A cancer inquiry related to trichloroethylene contamination in Camdenton has now become a cancer study for Camden County. Participation in the study is being promoted to try to help get a better grasp of the possible impact on the people of this area.
Trichloroethylene was and is a commonly-used industrial solvent that is a “potential human health hazard for noncancer toxicity to the central nervous system, kidney, liver, immune system, male reproductive system, and the developing fetus,” according to a toxicological assessment of TCE published by the EPA in September 2011. It is “‘carcinogenic to humans’ by all routes of exposure.”
Three Superfund sites, identified in the 1990s, exist in the City of Camdenton from past dumping by a former manufacturer. These sites are overseen by the Missouri Department of Natural Resources and have been subject to renewed testing in recent years due to new concerns about the toxicity of TCE vapor intrusion in buildings in addition to previously known toxicity of TCE contamination of water.
Camdenton’s off-line Mulberry Well and City Lagoon #3 and the now-defunct manufacturing plant at 221 Sunset Drive are the currently designated Superfund sites. Modine, Hamilton Sundstrand and the City of Camdenton are the official responsible parties for these sites and pay for testing at and around these locations.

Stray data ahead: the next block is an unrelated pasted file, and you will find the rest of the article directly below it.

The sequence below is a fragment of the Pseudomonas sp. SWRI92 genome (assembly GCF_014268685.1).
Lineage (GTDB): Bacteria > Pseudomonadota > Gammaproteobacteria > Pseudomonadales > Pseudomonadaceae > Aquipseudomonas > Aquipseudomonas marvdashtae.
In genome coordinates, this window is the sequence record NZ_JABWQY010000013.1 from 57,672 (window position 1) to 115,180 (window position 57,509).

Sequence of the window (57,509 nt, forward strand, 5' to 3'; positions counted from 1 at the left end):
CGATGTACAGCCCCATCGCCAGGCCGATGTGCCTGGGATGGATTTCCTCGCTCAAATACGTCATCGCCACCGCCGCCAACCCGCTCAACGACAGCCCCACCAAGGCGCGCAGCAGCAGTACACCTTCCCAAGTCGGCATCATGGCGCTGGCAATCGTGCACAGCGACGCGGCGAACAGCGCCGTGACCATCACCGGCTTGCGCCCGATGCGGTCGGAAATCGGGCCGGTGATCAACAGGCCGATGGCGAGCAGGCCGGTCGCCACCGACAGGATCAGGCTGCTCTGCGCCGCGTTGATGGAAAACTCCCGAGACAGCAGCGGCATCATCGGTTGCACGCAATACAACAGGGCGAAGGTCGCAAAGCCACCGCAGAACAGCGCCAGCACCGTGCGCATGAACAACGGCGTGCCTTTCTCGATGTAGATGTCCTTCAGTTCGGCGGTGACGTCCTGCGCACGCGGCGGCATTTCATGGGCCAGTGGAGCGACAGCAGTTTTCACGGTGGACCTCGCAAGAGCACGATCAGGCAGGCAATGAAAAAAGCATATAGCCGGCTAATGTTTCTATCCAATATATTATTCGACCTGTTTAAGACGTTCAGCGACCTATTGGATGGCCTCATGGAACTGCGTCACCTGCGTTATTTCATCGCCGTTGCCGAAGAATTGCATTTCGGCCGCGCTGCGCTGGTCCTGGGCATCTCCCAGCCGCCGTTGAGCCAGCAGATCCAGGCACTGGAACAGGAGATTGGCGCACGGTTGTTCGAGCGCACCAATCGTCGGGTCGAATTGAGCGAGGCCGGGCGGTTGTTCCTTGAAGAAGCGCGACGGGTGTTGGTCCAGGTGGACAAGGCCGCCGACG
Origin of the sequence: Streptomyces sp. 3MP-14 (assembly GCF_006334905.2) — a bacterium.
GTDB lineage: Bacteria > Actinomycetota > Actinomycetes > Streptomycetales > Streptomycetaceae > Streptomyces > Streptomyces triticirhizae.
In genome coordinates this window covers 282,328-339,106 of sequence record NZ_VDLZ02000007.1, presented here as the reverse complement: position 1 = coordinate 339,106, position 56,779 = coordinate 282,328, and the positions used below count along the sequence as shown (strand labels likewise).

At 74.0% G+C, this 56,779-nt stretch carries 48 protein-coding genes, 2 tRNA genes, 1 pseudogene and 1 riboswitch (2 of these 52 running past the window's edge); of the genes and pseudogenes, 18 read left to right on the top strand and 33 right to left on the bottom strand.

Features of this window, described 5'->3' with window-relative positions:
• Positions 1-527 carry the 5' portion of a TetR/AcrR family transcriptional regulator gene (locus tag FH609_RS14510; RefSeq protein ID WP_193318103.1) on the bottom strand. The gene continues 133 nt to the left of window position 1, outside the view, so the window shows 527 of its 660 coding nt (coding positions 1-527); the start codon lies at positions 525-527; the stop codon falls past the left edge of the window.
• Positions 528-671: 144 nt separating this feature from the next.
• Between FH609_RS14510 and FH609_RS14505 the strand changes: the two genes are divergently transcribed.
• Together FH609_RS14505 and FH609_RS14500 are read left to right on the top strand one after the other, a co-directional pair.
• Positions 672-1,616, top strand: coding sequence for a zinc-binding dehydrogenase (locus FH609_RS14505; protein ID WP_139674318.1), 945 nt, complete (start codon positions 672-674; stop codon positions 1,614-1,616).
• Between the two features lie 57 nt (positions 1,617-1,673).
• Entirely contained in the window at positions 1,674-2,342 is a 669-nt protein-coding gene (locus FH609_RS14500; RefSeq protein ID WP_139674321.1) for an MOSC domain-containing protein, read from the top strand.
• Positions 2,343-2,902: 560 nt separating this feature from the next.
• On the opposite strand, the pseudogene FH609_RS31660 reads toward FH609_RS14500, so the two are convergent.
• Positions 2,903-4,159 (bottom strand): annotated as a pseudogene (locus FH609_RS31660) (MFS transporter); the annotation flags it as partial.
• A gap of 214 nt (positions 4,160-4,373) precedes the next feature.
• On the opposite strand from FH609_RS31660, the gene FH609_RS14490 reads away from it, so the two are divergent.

With the renewed testing at residences in the area of the shuttered factory has come renewed interest from the community in contamination, and contamination at a fourth site was identified last year after actionable levels of TCE in subslab tests were recorded following a tip from a former factory worker. Negotiations between MDNR and potentially responsible parties for this site are still underway.
With stories of many former factory workers and city residents who have had cancer or who have died of cancer, a citizens committee, CITCAT, working with the Missouri Department of Natural Resources requested a cancer study. Camden County Presiding Commissioner Greg Hasty sits on CITCAT and contacted the Missouri Department of Health and Human Services, opening an inquiry.
Levels of kidney cancer, a cancer more highly relatable to TCE than others, were elevated enough that state health officials thought a study was warranted, according to CITCAT chairman James Gohagen.
At this point, the study appears to simply entail filling out a one-page form with information such as name, address, type of cancer and physician who made the diagnosis. Forms may be picked up at the Camden County Commission Office in the administrative courthouse in Camdenton or by contacting CITCAT on their Facebook page, Camden County Contamination Board. The address to send completed forms to is listed on the form.
Any current or former Camden County resident who has cancer is encouraged to participate as well as next-of-kin of a resident who passed away of cancer.
The study is open until June 28, though an extension may be sought in order to get enough participants for the study to go forward.